Scleroderma Has Caused Me to Question My Self-worth
Ever since I was a child, my parents fostered in me a solid work ethic and a refusal to quit. Whether I was playing a musical instrument or competing in a spelling bee, my parents always taught me to never give up. They instilled in me strength to fight adversity. Even if something wasn’t my cup of tea, I learned early on to always finish what I started, no exceptions.
From these traits, I developed a self-worth that was diminished over time, due to scleroderma. For example, when I faced the unimaginable reality that I would have to withdraw from college and wouldn’t obtain my nursing degree because of scleroderma, I was devastated to the core. I felt like a failure.
More than two decades later, that decision is one of the biggest regrets in my life. It makes me feel substandard as a person, despite knowing I wouldn’t have been physically able to finish my schooling.
In some ways, because of that experience, I find myself second-guessing my opinions, ideas, and abilities. I allow my insecurities and other people’s successes to destroy my confidence. At what point do I refuse to allow this disease to take anything else from me?
However I have felt about my lack of education, I have always tried to push forward. I immersed myself in volunteer work, advocacy classes, and public speaking. I took a deep dive into my illness and used my experiences to advance my positions within various organizations.
Yet even with all of the hard work and accomplishments, I still feel inferior at times. It’s something I’ve struggled with since I left college, especially because I frequently work with medical and business professionals, clinicians, and students. In those moments, feelings of inadequacy creep in.
It has become a daily struggle to feel worthy of the positions I hold. I constantly fear that I will let my fellow patients down by failing to live up to the hype I’ve created about myself. It can be crippling to feel inadequate.
But why do I constantly believe I’m not good enough? And how do I overcome those feelings? I’ve worked hard to get to where I am in my career, so should it really matter that I didn’t finish college?
Scleroderma has taken so many things from me. Most are physical, but that doesn’t negate what scleroderma has done to my self-esteem and self-worth.
Nowadays, I lean into the values my parents taught me as a child. I refuse to give up. But change doesn’t happen overnight. When I feel like throwing in the towel, I take a deep breath and remember that not everything beautiful comes in shiny wrapping.
I may not have letters after my name or a college degree, but I do have passion, life experience, a great work ethic, and a willingness to always improve, which are priceless traits. I may be a scleroderma patient, but I am so many other things, too! And that is where I find my self-worth, despite scleroderma.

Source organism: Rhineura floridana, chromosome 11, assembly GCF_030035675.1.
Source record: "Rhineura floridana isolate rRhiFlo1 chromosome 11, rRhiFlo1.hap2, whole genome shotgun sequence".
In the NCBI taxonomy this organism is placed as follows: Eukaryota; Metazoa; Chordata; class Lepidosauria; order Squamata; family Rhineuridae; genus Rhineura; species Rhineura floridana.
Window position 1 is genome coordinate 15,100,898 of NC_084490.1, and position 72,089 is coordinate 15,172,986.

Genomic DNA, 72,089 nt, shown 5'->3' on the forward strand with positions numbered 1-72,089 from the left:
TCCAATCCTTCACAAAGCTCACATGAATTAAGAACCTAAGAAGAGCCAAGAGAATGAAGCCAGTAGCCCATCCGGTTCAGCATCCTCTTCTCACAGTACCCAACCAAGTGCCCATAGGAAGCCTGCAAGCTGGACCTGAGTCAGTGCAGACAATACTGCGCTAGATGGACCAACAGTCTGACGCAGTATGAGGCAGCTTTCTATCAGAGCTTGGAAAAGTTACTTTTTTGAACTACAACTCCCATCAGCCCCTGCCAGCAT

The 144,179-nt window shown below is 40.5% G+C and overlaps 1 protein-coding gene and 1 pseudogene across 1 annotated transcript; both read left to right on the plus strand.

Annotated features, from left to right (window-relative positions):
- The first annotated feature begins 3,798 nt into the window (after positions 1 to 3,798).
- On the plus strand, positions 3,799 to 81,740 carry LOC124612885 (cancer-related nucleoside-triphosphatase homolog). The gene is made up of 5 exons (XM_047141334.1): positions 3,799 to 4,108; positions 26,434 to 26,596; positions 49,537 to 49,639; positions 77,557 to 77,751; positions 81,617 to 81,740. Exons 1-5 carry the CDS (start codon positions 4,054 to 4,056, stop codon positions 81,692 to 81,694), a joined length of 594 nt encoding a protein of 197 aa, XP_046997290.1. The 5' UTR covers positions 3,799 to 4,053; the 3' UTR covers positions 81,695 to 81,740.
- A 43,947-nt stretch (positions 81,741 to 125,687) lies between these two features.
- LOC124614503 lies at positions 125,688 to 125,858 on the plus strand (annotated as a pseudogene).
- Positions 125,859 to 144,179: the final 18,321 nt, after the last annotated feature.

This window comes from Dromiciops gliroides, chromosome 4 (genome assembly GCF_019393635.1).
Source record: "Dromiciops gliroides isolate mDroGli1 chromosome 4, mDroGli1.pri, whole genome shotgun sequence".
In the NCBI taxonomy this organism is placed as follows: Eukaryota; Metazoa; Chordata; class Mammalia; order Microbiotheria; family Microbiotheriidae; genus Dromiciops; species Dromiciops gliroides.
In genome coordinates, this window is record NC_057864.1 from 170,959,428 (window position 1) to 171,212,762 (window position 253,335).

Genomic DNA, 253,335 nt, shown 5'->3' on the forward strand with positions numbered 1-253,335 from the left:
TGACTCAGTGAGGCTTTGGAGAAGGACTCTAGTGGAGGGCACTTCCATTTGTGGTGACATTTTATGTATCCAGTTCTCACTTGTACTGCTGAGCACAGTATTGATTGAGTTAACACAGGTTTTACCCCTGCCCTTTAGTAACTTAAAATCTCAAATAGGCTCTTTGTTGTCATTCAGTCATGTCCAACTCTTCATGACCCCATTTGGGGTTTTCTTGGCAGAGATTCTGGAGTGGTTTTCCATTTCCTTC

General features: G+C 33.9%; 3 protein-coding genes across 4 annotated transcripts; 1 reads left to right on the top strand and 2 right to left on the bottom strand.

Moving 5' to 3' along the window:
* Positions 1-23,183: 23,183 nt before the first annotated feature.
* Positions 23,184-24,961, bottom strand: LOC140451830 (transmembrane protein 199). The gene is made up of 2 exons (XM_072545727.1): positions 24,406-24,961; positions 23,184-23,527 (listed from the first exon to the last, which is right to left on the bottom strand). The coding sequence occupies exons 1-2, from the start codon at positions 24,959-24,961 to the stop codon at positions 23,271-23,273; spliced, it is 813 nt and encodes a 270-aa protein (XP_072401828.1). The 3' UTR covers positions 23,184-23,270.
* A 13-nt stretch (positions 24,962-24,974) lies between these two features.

Note: Scleroderma News is strictly a news and information website about the disease. It does not provide medical advice, diagnosis, or treatment. This content is not intended to be a substitute for professional medical advice, diagnosis, or treatment. Always seek the advice of your physician or other qualified health provider with any questions you may have regarding a medical condition. Never disregard professional medical advice or delay in seeking it because of something you have read on this website. The opinions expressed in this column are not those of Scleroderma News or its parent company, BioNews, and are intended to spark discussion about issues pertaining to scleroderma.
Amy, I “met” you in the IPE prep and the IPE last week. You are beautiful, articulate, and your inner beauty shines bright. You have a true gift for inspiring others with scleroderma to push forward and live life fully. I have great admiration for you and all you have accomplished despite this disease and far more than many without any limitations!
Jane thank you so much for your kind words! I one greatest hope in life is to change a person's life and allow them to not feel so alone with this disease. Hearing your words gives me so much pride. I do remember you from the IPE and you my friend are a truly a class act!
You're a light in my life. All of your articles hit home and make me feel comforted that someone out there really understands the chronic pain, tiredness, and the rest--the physical stress and especially the emotional stress so difficult to handle. At the same time, very many moments make life truly wonderful and worth the effort--friendships, blue skies through the trees, my little cat curled up on a cushion in a sunlit window, taking online classes to continue learning about our history as humans, about our planet earth, and the expanse of the universe--and added to all that the warmth and love of my husband. I was diagnosed with pulmonary fibrosis in 2015, scleroderma in 2016, and the same year with pulmonary hypertension. I also have Raynaud's syndrome. I take a bucket full of drugs daily. I'm immune compromised, and my most frequent outings are medical appointments. (We used to travel far and wide.) As background to this, 20 years earlier I was diagnosed with fibromyalgia, which always lurks behind the curtains. At my age (80!) perhaps many people would say that it is my time. But on my 50th birthday I decided that I was going to aim for 100--not to pull my punches so to speak. That did not mean I was really going to live to 100, but I was going to accept the responsibility to take care of myself to make that a possibility--knowing full way that all sorts of things could happen along the way to make that goal questionable. That has happened--three major medical conditions with significantly shortened life expectancy for anyone at any age. And I'm 80. Amy, thank you for your thoughtful companionship. It helps a great deal as I amble through life perhaps for a day, a week, a year, 5 years, and on my goodness--even more--perhaps within shouting distance of that 100. In the meantime, when the pain feels all encompassing, I have the image of hanging on to the guard rail of a rolling ship in a storm with waves pounding the deck. And when the pain subsides for a bit or longer--what a gift.